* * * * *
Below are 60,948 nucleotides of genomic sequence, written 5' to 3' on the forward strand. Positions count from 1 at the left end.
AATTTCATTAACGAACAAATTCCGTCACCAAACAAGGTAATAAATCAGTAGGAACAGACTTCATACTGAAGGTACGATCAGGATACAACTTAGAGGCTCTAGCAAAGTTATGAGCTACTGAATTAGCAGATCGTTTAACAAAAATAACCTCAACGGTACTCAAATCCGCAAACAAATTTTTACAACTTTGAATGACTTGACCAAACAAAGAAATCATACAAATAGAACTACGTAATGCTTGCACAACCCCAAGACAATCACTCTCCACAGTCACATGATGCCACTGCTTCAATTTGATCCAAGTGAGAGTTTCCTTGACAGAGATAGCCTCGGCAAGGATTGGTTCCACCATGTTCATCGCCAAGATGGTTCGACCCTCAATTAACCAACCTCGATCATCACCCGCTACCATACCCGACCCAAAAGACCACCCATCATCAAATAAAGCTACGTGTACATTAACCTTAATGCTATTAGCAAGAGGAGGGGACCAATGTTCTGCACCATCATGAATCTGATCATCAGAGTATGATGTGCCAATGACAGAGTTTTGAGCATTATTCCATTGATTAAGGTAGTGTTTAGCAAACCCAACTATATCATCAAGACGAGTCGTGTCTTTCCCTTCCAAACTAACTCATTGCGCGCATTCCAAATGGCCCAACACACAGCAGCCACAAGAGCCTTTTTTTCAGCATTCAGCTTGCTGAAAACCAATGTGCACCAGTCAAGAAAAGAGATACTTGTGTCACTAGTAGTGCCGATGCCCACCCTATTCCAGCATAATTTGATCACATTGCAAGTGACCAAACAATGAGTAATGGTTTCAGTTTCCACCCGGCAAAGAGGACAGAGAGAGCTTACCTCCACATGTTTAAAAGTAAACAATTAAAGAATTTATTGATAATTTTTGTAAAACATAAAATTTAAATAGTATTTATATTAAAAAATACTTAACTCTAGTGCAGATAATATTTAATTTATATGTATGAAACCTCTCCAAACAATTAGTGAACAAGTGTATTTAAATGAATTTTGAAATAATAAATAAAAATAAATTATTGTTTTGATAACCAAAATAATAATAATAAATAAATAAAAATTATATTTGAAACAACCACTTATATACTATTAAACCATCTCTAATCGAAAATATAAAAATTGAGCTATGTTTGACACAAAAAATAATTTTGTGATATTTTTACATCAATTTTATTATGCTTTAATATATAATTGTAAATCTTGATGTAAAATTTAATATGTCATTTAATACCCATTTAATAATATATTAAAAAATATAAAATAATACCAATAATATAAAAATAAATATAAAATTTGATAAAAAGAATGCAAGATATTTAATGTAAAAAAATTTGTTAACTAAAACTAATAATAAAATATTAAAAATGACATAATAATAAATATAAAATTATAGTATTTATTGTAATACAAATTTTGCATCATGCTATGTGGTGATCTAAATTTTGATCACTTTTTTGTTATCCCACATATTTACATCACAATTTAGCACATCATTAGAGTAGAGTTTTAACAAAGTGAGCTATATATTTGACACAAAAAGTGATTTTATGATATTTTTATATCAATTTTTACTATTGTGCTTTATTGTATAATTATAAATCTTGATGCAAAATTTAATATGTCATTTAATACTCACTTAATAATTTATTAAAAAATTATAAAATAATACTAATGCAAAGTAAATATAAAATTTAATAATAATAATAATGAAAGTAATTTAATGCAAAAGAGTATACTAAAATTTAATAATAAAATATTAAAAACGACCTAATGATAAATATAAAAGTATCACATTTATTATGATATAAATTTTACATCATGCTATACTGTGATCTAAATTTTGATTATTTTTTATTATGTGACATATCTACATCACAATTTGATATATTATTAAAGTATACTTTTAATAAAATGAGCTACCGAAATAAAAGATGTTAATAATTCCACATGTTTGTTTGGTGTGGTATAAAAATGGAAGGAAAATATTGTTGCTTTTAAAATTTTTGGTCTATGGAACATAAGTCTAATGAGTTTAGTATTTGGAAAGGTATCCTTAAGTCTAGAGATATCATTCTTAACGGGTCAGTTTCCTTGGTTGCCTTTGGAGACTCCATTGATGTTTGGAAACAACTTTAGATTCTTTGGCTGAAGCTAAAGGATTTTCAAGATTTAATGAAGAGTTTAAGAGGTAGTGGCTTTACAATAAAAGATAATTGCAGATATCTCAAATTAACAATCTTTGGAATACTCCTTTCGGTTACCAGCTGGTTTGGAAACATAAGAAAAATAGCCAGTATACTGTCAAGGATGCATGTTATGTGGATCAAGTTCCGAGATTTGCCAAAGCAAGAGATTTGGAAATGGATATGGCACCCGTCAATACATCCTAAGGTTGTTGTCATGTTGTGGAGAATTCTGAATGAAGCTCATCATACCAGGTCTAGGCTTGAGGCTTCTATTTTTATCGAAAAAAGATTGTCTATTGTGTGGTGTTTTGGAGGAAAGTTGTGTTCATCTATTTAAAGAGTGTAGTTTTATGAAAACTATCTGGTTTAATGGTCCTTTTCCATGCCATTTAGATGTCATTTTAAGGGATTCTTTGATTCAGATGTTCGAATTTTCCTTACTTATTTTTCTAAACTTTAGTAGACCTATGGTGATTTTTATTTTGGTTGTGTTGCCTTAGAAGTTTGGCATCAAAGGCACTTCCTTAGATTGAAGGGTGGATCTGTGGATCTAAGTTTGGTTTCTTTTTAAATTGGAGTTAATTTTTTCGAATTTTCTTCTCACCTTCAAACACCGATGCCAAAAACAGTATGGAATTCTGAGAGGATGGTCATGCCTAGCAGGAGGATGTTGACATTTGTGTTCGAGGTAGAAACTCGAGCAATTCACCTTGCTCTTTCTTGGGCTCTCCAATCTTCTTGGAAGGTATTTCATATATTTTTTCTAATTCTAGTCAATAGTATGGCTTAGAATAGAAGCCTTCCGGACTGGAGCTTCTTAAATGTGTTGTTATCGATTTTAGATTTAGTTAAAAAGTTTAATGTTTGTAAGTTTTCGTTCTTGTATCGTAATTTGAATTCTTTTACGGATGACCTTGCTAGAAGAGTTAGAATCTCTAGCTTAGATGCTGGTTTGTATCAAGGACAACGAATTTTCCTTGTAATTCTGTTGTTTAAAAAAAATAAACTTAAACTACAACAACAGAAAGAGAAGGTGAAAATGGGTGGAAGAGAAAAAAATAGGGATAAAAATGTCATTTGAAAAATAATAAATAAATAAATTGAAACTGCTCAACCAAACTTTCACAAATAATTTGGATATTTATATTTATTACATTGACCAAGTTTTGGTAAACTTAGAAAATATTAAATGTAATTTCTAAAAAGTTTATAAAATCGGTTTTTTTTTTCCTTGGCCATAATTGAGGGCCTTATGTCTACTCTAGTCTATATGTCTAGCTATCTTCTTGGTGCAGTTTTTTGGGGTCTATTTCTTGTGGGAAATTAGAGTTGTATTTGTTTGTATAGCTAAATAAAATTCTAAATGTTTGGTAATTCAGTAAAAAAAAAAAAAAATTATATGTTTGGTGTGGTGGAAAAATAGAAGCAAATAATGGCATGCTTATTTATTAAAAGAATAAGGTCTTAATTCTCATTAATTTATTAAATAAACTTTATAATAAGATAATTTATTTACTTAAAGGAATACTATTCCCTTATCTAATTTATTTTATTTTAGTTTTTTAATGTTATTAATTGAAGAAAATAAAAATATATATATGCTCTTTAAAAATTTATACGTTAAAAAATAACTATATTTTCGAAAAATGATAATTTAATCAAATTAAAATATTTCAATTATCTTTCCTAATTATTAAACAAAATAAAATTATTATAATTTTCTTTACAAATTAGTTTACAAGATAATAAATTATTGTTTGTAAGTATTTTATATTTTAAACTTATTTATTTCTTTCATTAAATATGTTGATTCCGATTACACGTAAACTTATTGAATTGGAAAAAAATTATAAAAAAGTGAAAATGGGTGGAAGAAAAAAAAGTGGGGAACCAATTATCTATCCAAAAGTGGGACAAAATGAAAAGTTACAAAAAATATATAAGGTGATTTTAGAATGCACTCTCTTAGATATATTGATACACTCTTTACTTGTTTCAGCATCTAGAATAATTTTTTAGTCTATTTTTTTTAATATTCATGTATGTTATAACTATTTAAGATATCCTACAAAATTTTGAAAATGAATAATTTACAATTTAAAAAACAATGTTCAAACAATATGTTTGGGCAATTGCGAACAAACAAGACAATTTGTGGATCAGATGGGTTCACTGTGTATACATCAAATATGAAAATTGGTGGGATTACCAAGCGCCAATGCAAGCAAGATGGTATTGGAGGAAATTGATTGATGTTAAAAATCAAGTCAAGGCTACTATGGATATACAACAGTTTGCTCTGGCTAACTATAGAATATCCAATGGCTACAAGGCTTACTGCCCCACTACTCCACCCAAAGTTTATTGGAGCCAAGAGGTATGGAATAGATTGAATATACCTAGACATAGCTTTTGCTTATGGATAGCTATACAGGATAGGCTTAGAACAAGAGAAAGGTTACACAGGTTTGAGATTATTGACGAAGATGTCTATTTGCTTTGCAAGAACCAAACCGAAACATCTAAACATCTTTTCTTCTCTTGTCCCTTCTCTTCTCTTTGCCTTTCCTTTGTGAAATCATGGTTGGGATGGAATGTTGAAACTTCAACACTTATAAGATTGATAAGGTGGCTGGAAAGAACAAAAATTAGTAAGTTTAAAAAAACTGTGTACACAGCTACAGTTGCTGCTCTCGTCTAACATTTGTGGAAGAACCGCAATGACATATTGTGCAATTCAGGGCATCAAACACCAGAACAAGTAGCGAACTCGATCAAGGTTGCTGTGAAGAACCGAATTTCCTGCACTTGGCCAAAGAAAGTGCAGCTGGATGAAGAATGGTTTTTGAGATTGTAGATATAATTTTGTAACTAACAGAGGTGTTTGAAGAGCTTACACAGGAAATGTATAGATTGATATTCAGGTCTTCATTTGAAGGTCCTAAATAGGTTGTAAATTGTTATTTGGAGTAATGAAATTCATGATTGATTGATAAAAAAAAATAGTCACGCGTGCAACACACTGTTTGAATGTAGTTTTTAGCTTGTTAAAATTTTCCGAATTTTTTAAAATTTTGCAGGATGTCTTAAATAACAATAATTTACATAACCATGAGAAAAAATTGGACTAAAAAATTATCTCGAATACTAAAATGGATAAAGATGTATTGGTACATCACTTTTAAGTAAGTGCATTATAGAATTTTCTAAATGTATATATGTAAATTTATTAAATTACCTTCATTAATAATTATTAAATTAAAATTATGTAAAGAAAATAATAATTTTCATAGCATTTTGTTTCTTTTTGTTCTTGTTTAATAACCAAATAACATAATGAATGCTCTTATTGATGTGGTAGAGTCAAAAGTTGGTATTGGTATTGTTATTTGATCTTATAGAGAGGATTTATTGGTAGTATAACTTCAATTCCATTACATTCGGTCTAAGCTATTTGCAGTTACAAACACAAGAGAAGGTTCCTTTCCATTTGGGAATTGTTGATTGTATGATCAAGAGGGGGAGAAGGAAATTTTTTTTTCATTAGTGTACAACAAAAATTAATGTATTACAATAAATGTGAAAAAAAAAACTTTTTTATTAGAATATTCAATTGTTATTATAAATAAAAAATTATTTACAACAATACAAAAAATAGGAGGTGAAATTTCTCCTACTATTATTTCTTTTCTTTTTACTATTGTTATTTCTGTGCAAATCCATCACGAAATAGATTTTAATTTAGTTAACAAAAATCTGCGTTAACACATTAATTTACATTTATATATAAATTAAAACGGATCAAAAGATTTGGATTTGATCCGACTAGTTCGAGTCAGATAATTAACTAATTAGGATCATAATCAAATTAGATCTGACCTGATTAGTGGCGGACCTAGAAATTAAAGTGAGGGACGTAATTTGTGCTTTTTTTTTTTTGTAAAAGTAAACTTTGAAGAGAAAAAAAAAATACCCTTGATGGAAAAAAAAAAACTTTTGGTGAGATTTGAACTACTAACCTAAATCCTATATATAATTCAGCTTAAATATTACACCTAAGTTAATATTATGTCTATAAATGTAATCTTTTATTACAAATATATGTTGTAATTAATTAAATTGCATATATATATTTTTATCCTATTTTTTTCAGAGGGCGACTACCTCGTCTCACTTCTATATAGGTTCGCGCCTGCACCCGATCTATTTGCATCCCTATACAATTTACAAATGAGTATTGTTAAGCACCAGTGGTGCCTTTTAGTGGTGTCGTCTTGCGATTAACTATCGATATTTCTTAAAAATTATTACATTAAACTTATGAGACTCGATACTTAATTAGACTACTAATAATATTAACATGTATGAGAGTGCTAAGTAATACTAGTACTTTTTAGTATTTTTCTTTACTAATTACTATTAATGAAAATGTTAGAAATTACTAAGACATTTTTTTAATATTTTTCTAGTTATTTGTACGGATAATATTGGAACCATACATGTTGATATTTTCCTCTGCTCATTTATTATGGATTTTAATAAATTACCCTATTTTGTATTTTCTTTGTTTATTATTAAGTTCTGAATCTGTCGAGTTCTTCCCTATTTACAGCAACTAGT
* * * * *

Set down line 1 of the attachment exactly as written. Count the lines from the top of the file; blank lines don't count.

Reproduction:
Below are 60,948 nucleotides of genomic sequence, written 5' to 3' on the forward strand. Positions count from 1 at the left end.